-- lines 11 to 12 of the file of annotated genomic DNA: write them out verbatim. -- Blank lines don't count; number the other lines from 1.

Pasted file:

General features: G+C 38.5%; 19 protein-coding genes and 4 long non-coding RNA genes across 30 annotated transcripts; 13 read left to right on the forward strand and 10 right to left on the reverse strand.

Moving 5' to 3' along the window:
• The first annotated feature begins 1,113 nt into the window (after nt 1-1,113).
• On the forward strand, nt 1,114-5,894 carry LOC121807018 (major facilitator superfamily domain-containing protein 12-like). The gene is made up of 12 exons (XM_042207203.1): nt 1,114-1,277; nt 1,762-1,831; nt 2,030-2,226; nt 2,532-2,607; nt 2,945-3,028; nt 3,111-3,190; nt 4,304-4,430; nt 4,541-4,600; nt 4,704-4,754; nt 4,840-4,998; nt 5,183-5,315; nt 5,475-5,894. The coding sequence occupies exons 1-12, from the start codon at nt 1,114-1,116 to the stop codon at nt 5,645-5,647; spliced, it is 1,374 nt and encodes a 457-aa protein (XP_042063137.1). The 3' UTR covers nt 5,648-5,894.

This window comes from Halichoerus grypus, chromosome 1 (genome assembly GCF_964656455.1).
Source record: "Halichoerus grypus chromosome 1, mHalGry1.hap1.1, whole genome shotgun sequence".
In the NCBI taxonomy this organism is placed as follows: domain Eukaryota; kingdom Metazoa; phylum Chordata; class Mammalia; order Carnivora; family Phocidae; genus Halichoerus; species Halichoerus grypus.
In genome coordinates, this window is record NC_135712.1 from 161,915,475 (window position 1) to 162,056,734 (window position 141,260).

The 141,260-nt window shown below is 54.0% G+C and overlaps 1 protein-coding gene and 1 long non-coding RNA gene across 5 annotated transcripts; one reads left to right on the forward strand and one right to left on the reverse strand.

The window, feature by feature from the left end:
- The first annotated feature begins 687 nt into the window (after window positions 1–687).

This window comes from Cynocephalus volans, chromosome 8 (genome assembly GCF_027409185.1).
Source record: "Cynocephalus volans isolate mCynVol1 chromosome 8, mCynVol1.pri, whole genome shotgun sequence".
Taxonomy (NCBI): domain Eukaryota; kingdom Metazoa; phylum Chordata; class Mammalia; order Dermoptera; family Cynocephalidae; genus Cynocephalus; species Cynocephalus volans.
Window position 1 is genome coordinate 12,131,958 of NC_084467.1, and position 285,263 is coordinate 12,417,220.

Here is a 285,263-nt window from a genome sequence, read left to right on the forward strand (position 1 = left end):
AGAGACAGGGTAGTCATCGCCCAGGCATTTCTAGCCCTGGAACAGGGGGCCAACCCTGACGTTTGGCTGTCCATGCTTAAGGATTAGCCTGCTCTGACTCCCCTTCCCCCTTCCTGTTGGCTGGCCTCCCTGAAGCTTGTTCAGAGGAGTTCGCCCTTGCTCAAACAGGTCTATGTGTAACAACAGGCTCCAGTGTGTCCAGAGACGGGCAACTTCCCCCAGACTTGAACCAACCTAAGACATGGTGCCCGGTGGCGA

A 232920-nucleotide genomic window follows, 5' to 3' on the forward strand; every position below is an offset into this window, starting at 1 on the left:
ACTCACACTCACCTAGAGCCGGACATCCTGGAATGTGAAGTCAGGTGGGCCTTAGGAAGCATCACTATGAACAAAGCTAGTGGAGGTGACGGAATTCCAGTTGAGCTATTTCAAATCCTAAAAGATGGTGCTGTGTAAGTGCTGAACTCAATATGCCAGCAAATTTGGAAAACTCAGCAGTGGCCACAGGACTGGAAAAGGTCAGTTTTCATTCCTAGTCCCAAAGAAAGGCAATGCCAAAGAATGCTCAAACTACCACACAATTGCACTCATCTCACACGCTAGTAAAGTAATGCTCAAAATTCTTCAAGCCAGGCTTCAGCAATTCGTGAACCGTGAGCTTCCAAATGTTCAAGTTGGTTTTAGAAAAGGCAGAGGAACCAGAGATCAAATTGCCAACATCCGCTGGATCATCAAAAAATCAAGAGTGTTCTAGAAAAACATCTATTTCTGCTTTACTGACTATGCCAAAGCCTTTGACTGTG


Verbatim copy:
- The first annotated feature begins 687 nt into the window (after window positions 1–687).

This window comes from Cynocephalus volans, chromosome 8 (genome assembly GCF_027409185.1).